US and global manufacturing collapsing

Original article, by Joe Kishore, via World Socialist Web Site:

Manufacturing in the US is collapsing, with a key index falling to its lowest level in 20 years on Friday. Other figures released yesterday show a downturn in production throughout the world.

Docudharma Times Saturday January 3

GM Loosens Credit Standards

For Car Loans

Just Another Credit Crisis On The Horizon

Saturday’s Headlines:

U.S. Debt Expected To Soar This Year

Rural idyll or terrorist hub? The village that police say is a threat to the state

French film industry racist for barring black actors from dubbing white stars

Minority Arabs seethe as bombing intensifies

Iraq bombing kills 23 at gathering of Sunni, Shiite tribesmen

Fire dies under China’s once booming manufacturing industry

Growing Taliban use of marksmen worries U.S. military

Ghana awaits final poll outcome

For Africa, 2008 a year to forget

In Cuba, Cellphone Calls Go Unanswered

Israel prepares to send in the tanks

By Kim Sengupta in Jerusalem and Anne Penketh

Saturday, 3 January 2009

Israel appears poised to extend its week-long assault on Gaza by launching a ground assault, amid renewed reports last night that troops and armour were preparing to move into the besieged Palestinian territory.

As more than 300 foreign passport holders were allowed to leave Gaza after the border was temporarily opened, Israeli officials warned that a ground offensive was needed to break the military power of Hamas, which has continued to carry out rocket attacks despite pulverising air strikes.

‘What happens in war happens’

In 2004, photographs of abuses at Abu Ghraib shocked the world. Seven people were charged, but the face of the scandal will always be Lynndie England, the 21-year-old private grinning at the camera. Emma Brockes meets her

Emma Brockes

The Guardian, Saturday 3 January 2009

The road to Fort Ashby, West Virginia, runs through Mineral County, an area of freezing grey farmland and barrack-style bungalows, where the sign outside the bar – “Hunters welcome” – has an unnerving effect on the passing non-hunter. In Cindy’s coffee shop, customers speculate on the whereabouts of a lost cow and tell a weird Republican joke about the noise a chicken makes when its head is cut off: “Barack-Obama!, Barack-Obama!” Lynndie England has lived in Fort Ashby since she was two, but when she appears, suddenly, in the car park, her outline is crooked with self-consciousness. She grew her hair for a while, but people recognised her anyway, so she cut it short again.

The last time journalists came to Fort Ashby in any number, they upset residents by portraying it as “a giant trailer park”. There are two bars, two banks, a fire station, a school and a bookshop – the woman who runs the latter says, “I’ve no sympathy for what she did, but people behave differently in war than they do in their chairs at home, watching it on TV.”



Obama’s View on Power Over Detainees Will Be Tested Early


Published: January 2, 2009

WASHINGTON – Just a month after President-elect Barack Obama takes office, he must tell the Supreme Court where he stands on one of the most aggressive legal claims made by the Bush administration – that the president may order the military to seize legal residents of the United States and hold them indefinitely without charging them with a crime. The new administration’s brief, which is due Feb. 20, has the potential to hearten or infuriate Mr. Obama’s supporters, many of whom are looking to him for stark disavowals of the Bush administration’s legal positions on the detention and interrogation of so-called enemy combatants held at Navy facilities on the American mainland or at Guantánamo Bay, Cuba.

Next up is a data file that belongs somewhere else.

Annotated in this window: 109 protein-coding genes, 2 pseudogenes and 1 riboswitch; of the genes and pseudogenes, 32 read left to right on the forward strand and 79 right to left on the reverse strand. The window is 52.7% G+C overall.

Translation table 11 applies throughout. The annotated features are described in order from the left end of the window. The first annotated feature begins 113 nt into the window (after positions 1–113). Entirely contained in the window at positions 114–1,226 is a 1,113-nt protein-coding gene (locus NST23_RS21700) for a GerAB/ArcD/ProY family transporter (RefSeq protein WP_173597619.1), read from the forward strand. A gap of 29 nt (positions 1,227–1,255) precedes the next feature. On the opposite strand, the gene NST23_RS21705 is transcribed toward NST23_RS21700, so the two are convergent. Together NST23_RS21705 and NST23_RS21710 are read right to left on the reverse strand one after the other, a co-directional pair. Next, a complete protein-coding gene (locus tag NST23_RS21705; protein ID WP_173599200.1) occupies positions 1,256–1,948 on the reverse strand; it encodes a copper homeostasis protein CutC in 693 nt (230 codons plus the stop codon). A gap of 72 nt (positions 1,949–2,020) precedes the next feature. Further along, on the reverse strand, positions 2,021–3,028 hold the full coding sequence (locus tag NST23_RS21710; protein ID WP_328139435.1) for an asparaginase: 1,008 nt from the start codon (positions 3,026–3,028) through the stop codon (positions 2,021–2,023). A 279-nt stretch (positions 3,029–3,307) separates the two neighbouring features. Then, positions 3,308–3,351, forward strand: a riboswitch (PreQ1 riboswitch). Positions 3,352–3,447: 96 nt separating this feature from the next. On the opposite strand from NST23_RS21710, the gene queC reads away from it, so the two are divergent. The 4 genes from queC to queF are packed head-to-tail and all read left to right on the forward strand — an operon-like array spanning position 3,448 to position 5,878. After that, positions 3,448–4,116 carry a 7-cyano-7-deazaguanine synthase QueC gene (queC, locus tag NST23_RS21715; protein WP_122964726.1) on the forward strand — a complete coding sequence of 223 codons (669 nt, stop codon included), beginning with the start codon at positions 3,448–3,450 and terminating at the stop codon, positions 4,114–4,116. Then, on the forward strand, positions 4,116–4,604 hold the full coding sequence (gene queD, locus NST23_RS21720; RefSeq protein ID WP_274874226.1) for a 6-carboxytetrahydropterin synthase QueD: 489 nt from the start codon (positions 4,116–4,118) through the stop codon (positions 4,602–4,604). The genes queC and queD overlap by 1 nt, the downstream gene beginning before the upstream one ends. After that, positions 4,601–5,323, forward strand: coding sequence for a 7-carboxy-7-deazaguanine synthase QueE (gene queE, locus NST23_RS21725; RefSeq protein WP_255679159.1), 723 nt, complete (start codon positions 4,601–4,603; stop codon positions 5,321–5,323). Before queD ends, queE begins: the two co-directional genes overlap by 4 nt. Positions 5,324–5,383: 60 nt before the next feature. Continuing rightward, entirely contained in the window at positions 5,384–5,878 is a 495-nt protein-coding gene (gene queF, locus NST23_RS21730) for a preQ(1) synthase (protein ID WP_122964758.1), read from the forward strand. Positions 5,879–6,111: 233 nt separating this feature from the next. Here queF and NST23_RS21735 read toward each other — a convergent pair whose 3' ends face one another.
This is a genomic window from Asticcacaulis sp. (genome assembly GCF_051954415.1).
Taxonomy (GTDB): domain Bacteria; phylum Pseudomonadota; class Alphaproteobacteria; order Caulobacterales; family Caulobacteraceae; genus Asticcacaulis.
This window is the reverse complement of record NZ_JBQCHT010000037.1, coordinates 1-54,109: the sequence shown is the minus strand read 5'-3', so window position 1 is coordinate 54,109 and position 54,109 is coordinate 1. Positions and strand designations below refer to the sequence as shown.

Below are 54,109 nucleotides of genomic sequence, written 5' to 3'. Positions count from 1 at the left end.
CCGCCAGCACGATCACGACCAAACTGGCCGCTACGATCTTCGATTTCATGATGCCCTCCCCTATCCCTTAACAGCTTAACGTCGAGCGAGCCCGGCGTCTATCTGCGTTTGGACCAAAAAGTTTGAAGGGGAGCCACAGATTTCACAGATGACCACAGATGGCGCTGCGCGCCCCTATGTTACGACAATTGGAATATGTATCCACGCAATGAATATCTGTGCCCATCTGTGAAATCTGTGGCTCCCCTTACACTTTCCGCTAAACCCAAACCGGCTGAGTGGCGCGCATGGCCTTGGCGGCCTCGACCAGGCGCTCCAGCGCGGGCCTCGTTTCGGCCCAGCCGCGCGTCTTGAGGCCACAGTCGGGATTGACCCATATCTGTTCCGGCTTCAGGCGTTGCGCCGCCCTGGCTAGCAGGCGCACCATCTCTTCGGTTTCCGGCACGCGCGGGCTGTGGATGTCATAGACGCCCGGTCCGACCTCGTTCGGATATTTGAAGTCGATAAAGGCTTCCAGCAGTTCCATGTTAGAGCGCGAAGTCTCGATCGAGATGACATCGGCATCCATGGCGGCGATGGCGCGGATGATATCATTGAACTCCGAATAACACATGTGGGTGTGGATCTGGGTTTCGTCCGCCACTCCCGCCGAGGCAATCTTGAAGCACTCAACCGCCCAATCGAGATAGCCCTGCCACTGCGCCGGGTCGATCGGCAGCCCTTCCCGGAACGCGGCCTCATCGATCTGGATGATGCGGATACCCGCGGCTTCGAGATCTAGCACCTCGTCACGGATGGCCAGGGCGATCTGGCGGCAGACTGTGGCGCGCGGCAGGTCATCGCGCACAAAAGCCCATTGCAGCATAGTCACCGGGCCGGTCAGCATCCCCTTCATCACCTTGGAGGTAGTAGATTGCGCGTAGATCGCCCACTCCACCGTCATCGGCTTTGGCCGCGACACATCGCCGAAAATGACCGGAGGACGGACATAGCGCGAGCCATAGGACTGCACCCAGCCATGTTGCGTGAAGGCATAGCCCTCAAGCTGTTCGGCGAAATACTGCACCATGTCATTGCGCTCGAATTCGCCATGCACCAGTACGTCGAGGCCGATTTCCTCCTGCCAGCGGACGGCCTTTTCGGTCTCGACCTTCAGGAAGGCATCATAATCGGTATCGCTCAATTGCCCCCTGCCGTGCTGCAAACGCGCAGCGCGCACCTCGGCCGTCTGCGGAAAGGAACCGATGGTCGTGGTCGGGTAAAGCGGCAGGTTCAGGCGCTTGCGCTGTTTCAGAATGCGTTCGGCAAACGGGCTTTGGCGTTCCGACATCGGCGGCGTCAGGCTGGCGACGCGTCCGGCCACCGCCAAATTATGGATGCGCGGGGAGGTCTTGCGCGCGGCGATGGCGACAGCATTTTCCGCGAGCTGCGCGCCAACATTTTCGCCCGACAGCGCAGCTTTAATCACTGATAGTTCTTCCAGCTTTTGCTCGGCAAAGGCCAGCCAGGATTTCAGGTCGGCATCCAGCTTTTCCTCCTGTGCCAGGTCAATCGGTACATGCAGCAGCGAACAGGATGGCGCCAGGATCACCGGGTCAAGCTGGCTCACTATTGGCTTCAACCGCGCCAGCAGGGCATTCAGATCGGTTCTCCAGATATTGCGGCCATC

Late Night Karaoke

All Languages Welcome

stone temple pilots – interstate love song

Reclaiming the Word Liberal In the Age of Obama


The topic below was originally posted on my blog, the Intrepid Liberal Journal.

Words matter. Labels matter. Although it has become vogue to say, “Voters are tired of labels” they remain powerful. How we define the meaning of those labels is critical. Those of us who call ourselves “liberal” have learned this the hard way. As a liberal activist who slogged, blogged and endured, I find myself reflecting about the word “liberal” and the abuse it’s absorbed with Obama’s inauguration less then three weeks away.

It seems like only yesterday I volunteered for the Dukakis campaign in college as my candidate defensively denied he was a liberal. At the time voters associated the word “liberal” with convicted rapists. In the last days of the ’88 campaign, Dukakis finally declared himself a liberal and attempted to define it on his own terms. Alas, it was too little too late.

Random Japan

New Year blues in Japan

It will be very interesting to see how busy Japan’s department stores are on January 2, the traditional start of the New Year sales season. In normal years, keen shoppers queue in their hundreds to get first in line to pick up the bargains. But last the 12 months, and the last few weeks in particular, have been anything but normal.

Indeed, while Japan’s problems remain the same-slowing demand and a surging yen-the size of their combined impact is growing remarkably quickly. During the last few weeks, companies, including Toyota, Honda and Panasonic, have all issued profit warnings as the yen surged higher, hurting their profitability, and demand for their products fell faster. Temporary workers are being laid off in their thousands, while the government, whose Prime Minister Taro Aso has an approval rating of just 21%, has been predictably slow to react to the crisis.

Rolando Cruz was railroaded

cross posted at kos

There has been a lot made of whether Roland Burris wanted Rolando Cruz dead rather then alive in 1992.

I do not know whether he did or not.

But I do remember the Jeannine Nicarico case.

Little Jeannine, age 10, stayed home from school one day because she was sick. Someone broke into her home, removing the door from its hinges and robbed it. She hid under a bed but was discovered and taken. Her body was found several days later in a wooded area. Her head smashed in and she had been raped, probably postmortem.